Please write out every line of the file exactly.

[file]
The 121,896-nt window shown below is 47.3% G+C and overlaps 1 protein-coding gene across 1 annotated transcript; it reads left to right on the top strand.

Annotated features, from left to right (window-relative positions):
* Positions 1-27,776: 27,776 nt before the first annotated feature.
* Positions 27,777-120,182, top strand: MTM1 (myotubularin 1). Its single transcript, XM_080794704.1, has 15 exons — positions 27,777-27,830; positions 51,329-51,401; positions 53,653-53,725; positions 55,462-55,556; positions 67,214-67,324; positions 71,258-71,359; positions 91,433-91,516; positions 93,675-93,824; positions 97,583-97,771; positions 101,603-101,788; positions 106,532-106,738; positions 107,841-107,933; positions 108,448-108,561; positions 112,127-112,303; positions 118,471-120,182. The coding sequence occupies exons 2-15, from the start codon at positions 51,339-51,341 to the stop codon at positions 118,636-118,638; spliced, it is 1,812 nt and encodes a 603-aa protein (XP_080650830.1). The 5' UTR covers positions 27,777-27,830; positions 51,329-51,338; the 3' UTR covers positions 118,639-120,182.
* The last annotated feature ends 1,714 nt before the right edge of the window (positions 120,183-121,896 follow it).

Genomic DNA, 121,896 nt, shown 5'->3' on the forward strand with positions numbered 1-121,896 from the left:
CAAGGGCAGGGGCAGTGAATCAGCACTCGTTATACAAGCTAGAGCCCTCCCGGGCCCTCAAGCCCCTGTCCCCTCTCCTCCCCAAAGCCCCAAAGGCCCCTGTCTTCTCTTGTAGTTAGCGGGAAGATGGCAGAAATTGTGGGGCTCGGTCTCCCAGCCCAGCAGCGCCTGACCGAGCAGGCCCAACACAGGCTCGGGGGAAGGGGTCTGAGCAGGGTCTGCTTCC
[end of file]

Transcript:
The 121,896-nt window shown below is 47.3% G+C and overlaps 1 protein-coding gene across 1 annotated transcript; it reads left to right on the top strand.

Annotated features, from left to right (window-relative positions):
* Positions 1-27,776: 27,776 nt before the first annotated feature.
* Positions 27,777-120,182, top strand: MTM1 (myotubularin 1). Its single transcript, XM_080794704.1, has 15 exons — positions 27,777-27,830; positions 51,329-51,401; positions 53,653-53,725; positions 55,462-55,556; positions 67,214-67,324; positions 71,258-71,359; positions 91,433-91,516; positions 93,675-93,824; positions 97,583-97,771; positions 101,603-101,788; positions 106,532-106,738; positions 107,841-107,933; positions 108,448-108,561; positions 112,127-112,303; positions 118,471-120,182. The coding sequence occupies exons 2-15, from the start codon at positions 51,339-51,341 to the stop codon at positions 118,636-118,638; spliced, it is 1,812 nt and encodes a 603-aa protein (XP_080650830.1). The 5' UTR covers positions 27,777-27,830; positions 51,329-51,338; the 3' UTR covers positions 118,639-120,182.
* The last annotated feature ends 1,714 nt before the right edge of the window (positions 120,183-121,896 follow it).

Genomic DNA, 121,896 nt, shown 5'->3' on the forward strand with positions numbered 1-121,896 from the left:
CAAGGGCAGGGGCAGTGAATCAGCACTCGTTATACAAGCTAGAGCCCTCCCGGGCCCTCAAGCCCCTGTCCCCTCTCCTCCCCAAAGCCCCAAAGGCCCCTGTCTTCTCTTGTAGTTAGCGGGAAGATGGCAGAAATTGTGGGGCTCGGTCTCCCAGCCCAGCAGCGCCTGACCGAGCAGGCCCAACACAGGCTCGGGGGAAGGGGTCTGAGCAGGGTCTGCTTCC